The state Department of Education cited Sophie B. Wright Charter School for keeping two homeless students out of class for a month because they didn’t have school uniforms.

The agency informed the Uptown charter school in May that it had violated the terms of its charter agreement by failing to follow a federal law that requires schools to change policies that impede homeless students from learning or attending school.

The mother of the two students contacted the Recovery School District on Feb. 8. She said her children were prevented from starting school at Wright because they didn’t have uniforms.

The Recovery School District oversees the school, which serves grades 7 through 12.

Education department employees told school staff twice that the children were considered homeless and the school should accommodate them. On Feb. 16, an education department staffer told the school to provide the children with uniforms, using federal funds dedicated for homeless students.

Yet, the children “were told on at least one occasion by Wright staff that they could not attend school until the uniforms were monogrammed,” Laura Hawkins, deputy chief of staff for the Recovery School District, wrote in a letter to the school.

Monogramming costs $5 at the school.

The children were kept out of class until March 8, Hawkins wrote.

“Sophie B. Wright did not intentionally keep any student out of school,” Principal Sharon Clark told The Lens in an email Tuesday. “It has never been our intention to ever keep a student from attending school.”

James Kelly, executive director of Covenant House, which provides emergency shelter and transitional housing for the homeless, was taken aback when told what happened.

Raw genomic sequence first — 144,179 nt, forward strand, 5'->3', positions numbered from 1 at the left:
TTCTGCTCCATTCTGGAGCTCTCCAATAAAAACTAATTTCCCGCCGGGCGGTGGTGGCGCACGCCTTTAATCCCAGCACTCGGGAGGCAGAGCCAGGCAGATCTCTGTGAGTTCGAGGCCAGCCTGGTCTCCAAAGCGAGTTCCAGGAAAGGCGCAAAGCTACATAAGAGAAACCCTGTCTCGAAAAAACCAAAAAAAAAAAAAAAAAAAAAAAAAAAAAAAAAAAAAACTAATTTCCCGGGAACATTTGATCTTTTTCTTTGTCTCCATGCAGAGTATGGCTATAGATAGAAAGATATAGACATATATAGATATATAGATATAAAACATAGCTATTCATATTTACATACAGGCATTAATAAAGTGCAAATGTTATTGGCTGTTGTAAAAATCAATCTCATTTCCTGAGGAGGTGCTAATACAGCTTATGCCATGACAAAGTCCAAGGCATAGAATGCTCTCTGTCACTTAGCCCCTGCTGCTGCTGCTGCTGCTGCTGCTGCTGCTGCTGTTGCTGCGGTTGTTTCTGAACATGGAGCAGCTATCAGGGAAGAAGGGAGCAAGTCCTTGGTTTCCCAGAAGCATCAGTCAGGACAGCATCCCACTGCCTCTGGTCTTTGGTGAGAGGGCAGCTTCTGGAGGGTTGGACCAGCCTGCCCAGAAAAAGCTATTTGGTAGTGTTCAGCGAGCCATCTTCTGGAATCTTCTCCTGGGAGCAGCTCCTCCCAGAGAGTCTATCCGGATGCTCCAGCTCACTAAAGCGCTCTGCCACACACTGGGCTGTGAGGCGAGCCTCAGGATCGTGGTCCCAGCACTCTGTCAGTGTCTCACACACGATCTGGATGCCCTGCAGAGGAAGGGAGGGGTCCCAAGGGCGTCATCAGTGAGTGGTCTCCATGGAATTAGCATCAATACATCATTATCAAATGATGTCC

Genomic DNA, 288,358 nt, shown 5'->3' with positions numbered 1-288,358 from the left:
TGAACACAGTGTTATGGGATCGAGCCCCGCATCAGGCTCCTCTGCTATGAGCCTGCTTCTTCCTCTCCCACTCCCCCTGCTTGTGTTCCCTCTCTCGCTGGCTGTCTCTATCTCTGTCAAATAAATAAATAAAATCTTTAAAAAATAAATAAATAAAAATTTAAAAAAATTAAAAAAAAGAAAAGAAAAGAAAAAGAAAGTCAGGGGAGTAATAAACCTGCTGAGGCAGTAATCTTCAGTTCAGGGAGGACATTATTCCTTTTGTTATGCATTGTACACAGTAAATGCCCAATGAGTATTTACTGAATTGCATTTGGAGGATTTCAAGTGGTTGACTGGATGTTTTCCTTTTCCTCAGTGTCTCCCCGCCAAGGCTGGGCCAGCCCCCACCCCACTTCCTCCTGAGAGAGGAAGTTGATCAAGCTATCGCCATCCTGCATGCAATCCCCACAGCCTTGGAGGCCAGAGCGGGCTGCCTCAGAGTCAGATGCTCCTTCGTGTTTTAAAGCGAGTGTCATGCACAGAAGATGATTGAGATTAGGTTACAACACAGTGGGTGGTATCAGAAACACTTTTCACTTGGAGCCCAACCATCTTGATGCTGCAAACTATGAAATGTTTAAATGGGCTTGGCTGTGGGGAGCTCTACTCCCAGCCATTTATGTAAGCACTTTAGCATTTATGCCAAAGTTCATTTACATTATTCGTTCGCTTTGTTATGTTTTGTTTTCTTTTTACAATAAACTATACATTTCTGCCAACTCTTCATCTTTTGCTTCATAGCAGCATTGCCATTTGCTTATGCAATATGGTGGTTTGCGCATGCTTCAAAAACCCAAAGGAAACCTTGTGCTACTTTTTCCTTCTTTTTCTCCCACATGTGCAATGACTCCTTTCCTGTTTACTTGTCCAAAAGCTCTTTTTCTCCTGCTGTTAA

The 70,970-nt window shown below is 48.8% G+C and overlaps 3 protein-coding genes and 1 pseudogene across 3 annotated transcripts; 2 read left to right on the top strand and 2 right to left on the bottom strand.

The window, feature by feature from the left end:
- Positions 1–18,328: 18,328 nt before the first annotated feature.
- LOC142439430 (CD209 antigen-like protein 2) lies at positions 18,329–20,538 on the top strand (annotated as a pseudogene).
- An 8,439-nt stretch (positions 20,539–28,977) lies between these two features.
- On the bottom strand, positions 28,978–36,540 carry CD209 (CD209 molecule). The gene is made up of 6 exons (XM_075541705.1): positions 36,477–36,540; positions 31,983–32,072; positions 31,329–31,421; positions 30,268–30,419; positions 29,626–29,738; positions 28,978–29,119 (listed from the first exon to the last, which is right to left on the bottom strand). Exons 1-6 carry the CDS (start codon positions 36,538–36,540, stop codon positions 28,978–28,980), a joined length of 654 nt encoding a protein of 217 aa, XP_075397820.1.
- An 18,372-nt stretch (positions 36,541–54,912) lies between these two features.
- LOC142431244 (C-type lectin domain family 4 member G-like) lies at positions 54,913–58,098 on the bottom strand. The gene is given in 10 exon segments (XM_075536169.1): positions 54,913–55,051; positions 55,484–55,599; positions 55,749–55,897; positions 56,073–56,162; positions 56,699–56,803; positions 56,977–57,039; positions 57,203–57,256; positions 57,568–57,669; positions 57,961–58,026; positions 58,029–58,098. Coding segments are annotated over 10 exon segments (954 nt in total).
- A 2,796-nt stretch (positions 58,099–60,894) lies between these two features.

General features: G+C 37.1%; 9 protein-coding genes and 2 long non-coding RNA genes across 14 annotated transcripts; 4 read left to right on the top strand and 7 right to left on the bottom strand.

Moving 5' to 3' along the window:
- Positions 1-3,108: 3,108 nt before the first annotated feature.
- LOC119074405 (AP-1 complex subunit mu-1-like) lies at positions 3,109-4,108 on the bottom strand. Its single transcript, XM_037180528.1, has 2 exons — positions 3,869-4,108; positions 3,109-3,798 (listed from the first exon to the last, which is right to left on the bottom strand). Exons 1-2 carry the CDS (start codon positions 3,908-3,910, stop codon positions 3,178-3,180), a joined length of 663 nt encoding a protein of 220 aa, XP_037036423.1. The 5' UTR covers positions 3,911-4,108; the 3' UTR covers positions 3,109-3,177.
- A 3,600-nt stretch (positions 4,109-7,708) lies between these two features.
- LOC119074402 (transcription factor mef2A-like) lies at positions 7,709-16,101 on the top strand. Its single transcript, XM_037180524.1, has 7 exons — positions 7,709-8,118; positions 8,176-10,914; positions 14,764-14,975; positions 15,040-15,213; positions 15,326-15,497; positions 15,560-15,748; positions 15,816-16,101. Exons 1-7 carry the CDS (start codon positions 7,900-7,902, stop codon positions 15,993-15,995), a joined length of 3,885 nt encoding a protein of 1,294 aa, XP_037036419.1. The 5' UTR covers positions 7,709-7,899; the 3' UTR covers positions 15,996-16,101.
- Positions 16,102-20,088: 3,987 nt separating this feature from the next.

“Why would we focus on whether or not they had a uniform?” Kelly asked. “Isn’t that simply just ostracizing them? Isn’t that just creating more trauma for them?”

Kelly said he wasn’t sure if this has happened before in the city.

“A school should be bending over backwards” to help homeless children, he said. “Society should be wrapping their arms around them.”

According to the Data Center, there were 137 homeless children in the New Orleans area in 2015. In 2014, there were 220.

All Recovery School District charters operate under its Charter School Performance Compact. A notice of breach, such as the one issued to Wright, is the second of three levels of intervention.

To return to good standing, the school had to provide the students with the opportunity for make-up work or tutoring this summer or at the beginning of next school year.

The state also required Wright to amend its uniform policy to clarify that assistance can be offered to homeless families, and to post the update on its website.

Hawkins said the school has completed both and it’s now in good standing.

However, the uniform policy page on the school website doesn’t say anything about homeless students.

And as of Wednesday morning, the 2016-17 handbook had not been updated either. It referred to the federal law on homeless students and said, “Should you have questions concerning your specific rights under this provision, please contact the Guidance Counselor.”

Wednesday afternoon, the school added this sentence: “Students who are classified as homeless are exempt from following the uniform policy and must be admitted to school immediately.”

This story was updated after publication to note that the handbook was updated Wednesday. (June 22, 2017)

Marta Jewson

Marta Jewson covers education in New Orleans for The Lens. She began her reporting career covering charter schools for The Lens and helped found the hyperlocal news site Mid-City Messenger. Jewson returned...